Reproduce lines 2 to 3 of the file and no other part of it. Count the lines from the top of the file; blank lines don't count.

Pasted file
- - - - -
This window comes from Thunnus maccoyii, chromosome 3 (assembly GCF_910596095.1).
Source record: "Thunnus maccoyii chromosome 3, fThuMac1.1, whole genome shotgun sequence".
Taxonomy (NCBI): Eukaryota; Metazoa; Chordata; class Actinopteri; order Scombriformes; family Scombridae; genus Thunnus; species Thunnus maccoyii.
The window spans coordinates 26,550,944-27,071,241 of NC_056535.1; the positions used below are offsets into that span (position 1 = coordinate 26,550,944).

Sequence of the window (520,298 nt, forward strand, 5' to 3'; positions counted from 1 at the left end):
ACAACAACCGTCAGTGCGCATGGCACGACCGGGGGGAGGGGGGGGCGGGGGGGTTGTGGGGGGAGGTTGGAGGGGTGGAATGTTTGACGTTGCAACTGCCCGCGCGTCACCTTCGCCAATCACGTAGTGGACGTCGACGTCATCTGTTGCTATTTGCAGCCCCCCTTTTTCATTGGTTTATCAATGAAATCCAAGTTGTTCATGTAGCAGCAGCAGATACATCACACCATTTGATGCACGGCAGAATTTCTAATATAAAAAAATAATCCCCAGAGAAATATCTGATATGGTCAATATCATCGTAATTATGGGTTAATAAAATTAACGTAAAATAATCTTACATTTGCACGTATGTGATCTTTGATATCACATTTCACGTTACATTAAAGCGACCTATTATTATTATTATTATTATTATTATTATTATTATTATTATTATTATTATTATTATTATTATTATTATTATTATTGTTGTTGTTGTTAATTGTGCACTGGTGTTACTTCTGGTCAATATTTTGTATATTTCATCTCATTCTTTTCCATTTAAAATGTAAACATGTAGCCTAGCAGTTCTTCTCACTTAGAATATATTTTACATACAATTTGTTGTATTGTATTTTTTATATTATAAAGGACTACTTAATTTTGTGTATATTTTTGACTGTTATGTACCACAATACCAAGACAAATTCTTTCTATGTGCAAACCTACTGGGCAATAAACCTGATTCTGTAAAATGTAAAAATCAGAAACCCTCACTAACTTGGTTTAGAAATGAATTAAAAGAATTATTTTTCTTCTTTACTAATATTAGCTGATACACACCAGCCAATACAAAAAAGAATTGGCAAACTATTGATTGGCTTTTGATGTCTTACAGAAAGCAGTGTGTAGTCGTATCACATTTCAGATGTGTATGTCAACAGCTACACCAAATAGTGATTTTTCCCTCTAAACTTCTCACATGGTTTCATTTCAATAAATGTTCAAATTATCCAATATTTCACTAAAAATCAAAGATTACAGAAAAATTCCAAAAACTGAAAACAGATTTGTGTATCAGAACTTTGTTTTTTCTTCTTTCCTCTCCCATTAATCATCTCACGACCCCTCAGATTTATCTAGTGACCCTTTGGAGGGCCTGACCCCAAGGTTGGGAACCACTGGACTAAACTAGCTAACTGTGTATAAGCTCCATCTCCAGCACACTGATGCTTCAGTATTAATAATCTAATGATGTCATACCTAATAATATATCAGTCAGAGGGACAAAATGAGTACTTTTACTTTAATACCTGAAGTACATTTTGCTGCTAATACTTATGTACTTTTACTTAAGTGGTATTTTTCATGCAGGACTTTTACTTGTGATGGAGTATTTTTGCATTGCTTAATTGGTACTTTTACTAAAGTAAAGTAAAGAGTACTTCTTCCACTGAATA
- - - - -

Source record: "Thunnus maccoyii chromosome 3, fThuMac1.1, whole genome shotgun sequence".
Taxonomy (NCBI): Eukaryota; Metazoa; Chordata; class Actinopteri; order Scombriformes; family Scombridae; genus Thunnus; species Thunnus maccoyii.